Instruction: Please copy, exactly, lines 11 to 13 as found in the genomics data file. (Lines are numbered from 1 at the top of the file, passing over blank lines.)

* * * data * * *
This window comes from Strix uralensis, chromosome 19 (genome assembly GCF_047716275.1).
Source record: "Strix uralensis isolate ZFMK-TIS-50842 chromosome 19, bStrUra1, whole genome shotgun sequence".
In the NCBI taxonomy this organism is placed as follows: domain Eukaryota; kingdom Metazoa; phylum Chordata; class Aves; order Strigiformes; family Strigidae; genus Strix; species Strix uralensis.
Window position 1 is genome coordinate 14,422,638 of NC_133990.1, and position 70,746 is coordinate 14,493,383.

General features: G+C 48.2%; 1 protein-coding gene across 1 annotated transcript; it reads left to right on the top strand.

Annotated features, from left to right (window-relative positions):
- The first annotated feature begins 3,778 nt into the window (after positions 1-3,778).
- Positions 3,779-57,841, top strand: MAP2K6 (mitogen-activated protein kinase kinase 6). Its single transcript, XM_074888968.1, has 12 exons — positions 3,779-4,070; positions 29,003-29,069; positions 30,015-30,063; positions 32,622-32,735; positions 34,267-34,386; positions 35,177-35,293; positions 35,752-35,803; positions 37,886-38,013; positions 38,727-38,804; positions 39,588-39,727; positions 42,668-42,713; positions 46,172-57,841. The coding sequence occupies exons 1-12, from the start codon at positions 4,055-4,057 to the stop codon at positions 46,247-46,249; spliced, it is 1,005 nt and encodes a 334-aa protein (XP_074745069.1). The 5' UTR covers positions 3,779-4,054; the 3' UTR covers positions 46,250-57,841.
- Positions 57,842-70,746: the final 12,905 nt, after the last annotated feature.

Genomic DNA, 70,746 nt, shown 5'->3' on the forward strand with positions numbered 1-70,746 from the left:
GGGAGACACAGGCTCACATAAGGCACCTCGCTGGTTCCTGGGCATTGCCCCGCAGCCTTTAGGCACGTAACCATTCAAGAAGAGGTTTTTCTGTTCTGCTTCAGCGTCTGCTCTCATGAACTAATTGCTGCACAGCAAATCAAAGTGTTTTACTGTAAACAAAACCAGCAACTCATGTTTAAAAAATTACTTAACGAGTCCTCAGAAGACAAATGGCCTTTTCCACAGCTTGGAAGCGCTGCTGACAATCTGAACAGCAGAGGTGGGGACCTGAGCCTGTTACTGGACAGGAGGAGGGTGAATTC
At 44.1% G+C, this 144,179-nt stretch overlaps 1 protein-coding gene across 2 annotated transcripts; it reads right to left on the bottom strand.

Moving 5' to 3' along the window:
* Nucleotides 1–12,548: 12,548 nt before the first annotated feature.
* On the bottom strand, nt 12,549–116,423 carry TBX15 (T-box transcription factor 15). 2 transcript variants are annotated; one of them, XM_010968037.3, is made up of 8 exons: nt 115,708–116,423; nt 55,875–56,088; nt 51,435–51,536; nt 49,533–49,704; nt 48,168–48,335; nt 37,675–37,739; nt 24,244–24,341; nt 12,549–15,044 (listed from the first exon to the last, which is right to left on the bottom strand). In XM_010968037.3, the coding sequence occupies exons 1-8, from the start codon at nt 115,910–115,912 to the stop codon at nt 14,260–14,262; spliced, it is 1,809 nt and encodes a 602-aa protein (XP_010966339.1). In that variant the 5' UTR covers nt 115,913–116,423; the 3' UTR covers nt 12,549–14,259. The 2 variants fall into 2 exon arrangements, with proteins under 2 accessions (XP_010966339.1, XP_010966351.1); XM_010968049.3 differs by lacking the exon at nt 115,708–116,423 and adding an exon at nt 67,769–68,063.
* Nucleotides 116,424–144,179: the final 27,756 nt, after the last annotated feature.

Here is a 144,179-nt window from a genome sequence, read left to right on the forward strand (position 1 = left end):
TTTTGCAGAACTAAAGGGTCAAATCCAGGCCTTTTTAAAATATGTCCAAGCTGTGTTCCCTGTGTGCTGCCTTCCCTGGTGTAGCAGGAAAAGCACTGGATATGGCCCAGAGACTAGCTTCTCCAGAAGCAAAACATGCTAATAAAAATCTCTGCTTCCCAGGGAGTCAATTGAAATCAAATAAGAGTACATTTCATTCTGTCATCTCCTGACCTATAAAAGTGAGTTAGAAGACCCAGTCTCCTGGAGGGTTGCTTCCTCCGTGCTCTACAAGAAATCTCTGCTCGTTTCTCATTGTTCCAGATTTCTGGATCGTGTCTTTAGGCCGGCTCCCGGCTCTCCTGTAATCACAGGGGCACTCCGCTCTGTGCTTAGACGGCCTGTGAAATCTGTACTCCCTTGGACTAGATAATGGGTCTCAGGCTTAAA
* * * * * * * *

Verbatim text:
GGGAGACACAGGCTCACATAAGGCACCTCGCTGGTTCCTGGGCATTGCCCCGCAGCCTTTAGGCACGTAACCATTCAAGAAGAGGTTTTTCTGTTCTGCTTCAGCGTCTGCTCTCATGAACTAATTGCTGCACAGCAAATCAAAGTGTTTTACTGTAAACAAAACCAGCAACTCATGTTTAAAAAATTACTTAACGAGTCCTCAGAAGACAAATGGCCTTTTCCACAGCTTGGAAGCGCTGCTGACAATCTGAACAGCAGAGGTGGGGACCTGAGCCTGTTACTGGACAGGAGGAGGGTGAATTC
At 44.1% G+C, this 144,179-nt stretch overlaps 1 protein-coding gene across 2 annotated transcripts; it reads right to left on the bottom strand.

Moving 5' to 3' along the window: